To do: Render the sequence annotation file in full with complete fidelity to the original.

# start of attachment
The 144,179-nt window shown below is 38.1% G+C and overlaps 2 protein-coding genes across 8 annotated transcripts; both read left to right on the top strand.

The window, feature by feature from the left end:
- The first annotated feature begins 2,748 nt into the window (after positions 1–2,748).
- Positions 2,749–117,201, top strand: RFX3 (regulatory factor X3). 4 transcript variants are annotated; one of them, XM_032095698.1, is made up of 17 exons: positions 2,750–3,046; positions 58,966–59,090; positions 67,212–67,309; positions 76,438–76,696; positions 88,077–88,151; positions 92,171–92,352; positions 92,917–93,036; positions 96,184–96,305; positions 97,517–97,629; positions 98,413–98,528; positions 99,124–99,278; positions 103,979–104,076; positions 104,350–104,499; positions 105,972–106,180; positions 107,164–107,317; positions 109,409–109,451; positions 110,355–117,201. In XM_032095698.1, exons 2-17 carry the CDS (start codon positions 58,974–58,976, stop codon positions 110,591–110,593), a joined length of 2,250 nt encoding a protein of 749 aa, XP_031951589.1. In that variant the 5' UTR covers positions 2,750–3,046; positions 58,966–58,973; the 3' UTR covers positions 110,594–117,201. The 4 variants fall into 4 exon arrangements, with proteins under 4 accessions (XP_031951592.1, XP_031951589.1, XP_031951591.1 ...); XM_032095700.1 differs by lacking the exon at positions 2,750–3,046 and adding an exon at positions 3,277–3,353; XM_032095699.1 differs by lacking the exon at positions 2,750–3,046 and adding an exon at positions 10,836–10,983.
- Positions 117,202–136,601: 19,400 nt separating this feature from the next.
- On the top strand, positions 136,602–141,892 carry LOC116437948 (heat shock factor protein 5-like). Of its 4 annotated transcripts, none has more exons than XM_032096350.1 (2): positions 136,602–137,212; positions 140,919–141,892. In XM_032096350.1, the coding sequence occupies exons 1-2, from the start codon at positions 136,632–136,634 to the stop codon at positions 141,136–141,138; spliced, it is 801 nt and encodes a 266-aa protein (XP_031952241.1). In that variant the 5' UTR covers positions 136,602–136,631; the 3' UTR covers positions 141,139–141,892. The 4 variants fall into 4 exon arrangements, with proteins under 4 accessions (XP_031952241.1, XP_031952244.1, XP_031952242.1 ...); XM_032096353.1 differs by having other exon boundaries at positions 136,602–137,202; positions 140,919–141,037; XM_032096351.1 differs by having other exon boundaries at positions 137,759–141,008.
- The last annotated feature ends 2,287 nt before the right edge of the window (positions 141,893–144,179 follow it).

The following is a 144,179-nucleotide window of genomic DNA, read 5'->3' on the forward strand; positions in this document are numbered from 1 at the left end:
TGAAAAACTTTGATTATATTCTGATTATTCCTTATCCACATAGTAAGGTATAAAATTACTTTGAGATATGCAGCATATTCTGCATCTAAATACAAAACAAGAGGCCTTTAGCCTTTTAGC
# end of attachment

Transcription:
The 144,179-nt window shown below is 38.1% G+C and overlaps 2 protein-coding genes across 8 annotated transcripts; both read left to right on the top strand.

The window, feature by feature from the left end:
- The first annotated feature begins 2,748 nt into the window (after positions 1–2,748).
- Positions 2,749–117,201, top strand: RFX3 (regulatory factor X3). 4 transcript variants are annotated; one of them, XM_032095698.1, is made up of 17 exons: positions 2,750–3,046; positions 58,966–59,090; positions 67,212–67,309; positions 76,438–76,696; positions 88,077–88,151; positions 92,171–92,352; positions 92,917–93,036; positions 96,184–96,305; positions 97,517–97,629; positions 98,413–98,528; positions 99,124–99,278; positions 103,979–104,076; positions 104,350–104,499; positions 105,972–106,180; positions 107,164–107,317; positions 109,409–109,451; positions 110,355–117,201. In XM_032095698.1, exons 2-17 carry the CDS (start codon positions 58,974–58,976, stop codon positions 110,591–110,593), a joined length of 2,250 nt encoding a protein of 749 aa, XP_031951589.1. In that variant the 5' UTR covers positions 2,750–3,046; positions 58,966–58,973; the 3' UTR covers positions 110,594–117,201. The 4 variants fall into 4 exon arrangements, with proteins under 4 accessions (XP_031951592.1, XP_031951589.1, XP_031951591.1 ...); XM_032095700.1 differs by lacking the exon at positions 2,750–3,046 and adding an exon at positions 3,277–3,353; XM_032095699.1 differs by lacking the exon at positions 2,750–3,046 and adding an exon at positions 10,836–10,983.
- Positions 117,202–136,601: 19,400 nt separating this feature from the next.
- On the top strand, positions 136,602–141,892 carry LOC116437948 (heat shock factor protein 5-like). Of its 4 annotated transcripts, none has more exons than XM_032096350.1 (2): positions 136,602–137,212; positions 140,919–141,892. In XM_032096350.1, the coding sequence occupies exons 1-2, from the start codon at positions 136,632–136,634 to the stop codon at positions 141,136–141,138; spliced, it is 801 nt and encodes a 266-aa protein (XP_031952241.1). In that variant the 5' UTR covers positions 136,602–136,631; the 3' UTR covers positions 141,139–141,892. The 4 variants fall into 4 exon arrangements, with proteins under 4 accessions (XP_031952241.1, XP_031952244.1, XP_031952242.1 ...); XM_032096353.1 differs by having other exon boundaries at positions 136,602–137,202; positions 140,919–141,037; XM_032096351.1 differs by having other exon boundaries at positions 137,759–141,008.
- The last annotated feature ends 2,287 nt before the right edge of the window (positions 141,893–144,179 follow it).

The following is a 144,179-nucleotide window of genomic DNA, read 5'->3' on the forward strand; positions in this document are numbered from 1 at the left end:
TGAAAAACTTTGATTATATTCTGATTATTCCTTATCCACATAGTAAGGTATAAAATTACTTTGAGATATGCAGCATATTCTGCATCTAAATACAAAACAAGAGGCCTTTAGCCTTTTAGC